In sum, the country’s establishment still seems to be deaf when it comes to the realization of the full threat of Islamic fundamentalism. The way how the military is downplaying the growing influence of the Islamic State (IS) in the Af-Pak region is perturbing since it will open further space for the promotion and entrenchment of a fundamentalist ethos. Pakistan’s decision-makers have to finally understand that the costs of the instrumentalizing fundamentalism are much higher than the benefits. However, the price will not only be paid by the country’s troubled minorities but by the whole state and society.

About the Author:

Dr. Siegfried O. Wolf
Dr. Siegfried O. Wolf, is Senior Researcher (member) at the South Asia Institute (SAI), Heidelberg University, and Director of Research at SADF (Coordinator : Democracy Research Program). He was educated at the SAI and Institute of Political Science (IPW) in Heidelberg. Additionally, he is a visiting fellow at the National University of Science and Technology (NUST, Islamabad), affiliated researcher at the Pakistan Security Research Unit (PSRU, Durham University), and a former research fellow at IPW and Centre de Sciences Humaines (New Delhi, India).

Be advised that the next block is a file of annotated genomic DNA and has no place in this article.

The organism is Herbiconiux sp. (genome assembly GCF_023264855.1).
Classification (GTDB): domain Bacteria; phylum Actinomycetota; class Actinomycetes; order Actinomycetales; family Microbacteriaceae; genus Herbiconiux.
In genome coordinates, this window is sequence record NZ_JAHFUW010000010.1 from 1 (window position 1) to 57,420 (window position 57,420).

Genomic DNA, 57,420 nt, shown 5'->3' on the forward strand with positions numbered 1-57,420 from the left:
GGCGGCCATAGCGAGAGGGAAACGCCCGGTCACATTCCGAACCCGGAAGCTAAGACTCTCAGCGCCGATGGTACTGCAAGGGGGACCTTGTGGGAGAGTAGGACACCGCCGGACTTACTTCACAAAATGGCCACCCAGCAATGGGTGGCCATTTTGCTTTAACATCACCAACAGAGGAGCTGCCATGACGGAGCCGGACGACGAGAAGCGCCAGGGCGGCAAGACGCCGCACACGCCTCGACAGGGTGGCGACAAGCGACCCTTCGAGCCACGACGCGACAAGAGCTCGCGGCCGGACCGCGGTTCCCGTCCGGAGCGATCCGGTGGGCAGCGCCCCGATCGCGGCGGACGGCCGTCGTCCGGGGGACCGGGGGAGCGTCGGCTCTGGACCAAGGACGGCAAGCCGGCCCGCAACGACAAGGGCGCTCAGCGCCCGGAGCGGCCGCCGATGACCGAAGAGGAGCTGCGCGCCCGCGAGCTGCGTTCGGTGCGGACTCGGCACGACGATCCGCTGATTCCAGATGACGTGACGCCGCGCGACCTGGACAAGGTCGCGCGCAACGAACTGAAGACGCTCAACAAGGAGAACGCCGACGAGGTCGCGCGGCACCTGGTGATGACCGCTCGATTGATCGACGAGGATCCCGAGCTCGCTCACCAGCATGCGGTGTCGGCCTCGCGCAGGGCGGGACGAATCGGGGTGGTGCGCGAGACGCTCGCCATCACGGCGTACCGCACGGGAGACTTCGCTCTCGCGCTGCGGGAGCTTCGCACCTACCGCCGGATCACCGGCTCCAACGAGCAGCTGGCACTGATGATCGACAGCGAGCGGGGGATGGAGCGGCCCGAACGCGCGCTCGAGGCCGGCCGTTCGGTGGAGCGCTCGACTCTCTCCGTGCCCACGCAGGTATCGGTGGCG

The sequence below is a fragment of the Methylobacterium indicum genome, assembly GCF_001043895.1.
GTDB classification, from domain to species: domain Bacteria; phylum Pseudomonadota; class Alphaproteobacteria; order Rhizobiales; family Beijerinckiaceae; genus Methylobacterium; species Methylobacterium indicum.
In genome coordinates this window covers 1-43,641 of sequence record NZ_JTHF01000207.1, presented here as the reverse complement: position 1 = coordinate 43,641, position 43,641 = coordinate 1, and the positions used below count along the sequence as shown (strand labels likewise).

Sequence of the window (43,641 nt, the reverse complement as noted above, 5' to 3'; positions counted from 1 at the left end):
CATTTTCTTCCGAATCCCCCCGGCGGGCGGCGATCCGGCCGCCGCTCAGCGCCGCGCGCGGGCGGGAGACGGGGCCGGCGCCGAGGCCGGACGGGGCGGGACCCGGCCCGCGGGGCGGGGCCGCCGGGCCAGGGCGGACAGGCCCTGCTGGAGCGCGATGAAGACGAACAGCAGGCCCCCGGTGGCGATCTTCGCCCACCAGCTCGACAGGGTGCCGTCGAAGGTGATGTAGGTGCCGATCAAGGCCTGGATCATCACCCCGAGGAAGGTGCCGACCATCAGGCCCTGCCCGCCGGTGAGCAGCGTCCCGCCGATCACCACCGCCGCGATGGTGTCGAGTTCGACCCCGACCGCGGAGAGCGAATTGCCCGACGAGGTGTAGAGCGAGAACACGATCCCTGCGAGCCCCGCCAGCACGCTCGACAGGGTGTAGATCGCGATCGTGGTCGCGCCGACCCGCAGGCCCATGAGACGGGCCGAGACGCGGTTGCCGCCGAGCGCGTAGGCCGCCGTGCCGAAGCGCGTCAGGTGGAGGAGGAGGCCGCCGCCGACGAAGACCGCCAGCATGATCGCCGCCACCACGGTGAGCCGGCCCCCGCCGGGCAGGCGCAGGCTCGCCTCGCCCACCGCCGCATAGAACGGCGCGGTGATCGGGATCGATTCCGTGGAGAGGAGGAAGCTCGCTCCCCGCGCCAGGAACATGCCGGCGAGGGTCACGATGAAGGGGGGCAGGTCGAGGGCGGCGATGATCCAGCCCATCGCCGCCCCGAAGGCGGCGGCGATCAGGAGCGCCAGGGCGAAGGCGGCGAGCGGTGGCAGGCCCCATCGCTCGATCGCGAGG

He is the co-author of 'A Political and Economic Dictionary of South Asia' (Routledge; London 2006), co-editor of 'Politics in South Asia. Culture, Rationality and Conceptual Flow' (Springer: Heidelberg , 2015). 'The Merits of Regionalisation. The Case of South Asia' (Springer: Heidelberg, 2014) and 'State and Foreign Policy in South Asia' (Sanskrit: 2010) and Deputy Editor of the 'Heidelberg Papers in South Asian and Comparative Politics' (HPSACP). Furthermore, he has worked as a consultant for the Federal Ministry for Economic Cooperation and Development (BMZ), Germany and is a member of the external group of the Afghanistan-Pakistan Task Force, Federal Foreign Office, Germany.

Cite this Article:  

Wolf, SO "OPINION | Pakistan Zindabad! But for Whom? A Comment on Pakistan’s Independence Day" IndraStra Global Vol.002, Issue No: 08, (2016), 0025, http://www.indrastra.com/2016/08/OPINION-Pakistan-Zindabad-But-for-Whom-002-08-2016-0025.html | ISSN 2381-3652

AIDN0020820160025 / INDRASTRA / ISSN 2381-3652 / OPINION | Pakistan Zindabad! But for Whom? A Comment on Pakistan’s Independence Day / By Dr. Siegfried O. Wolf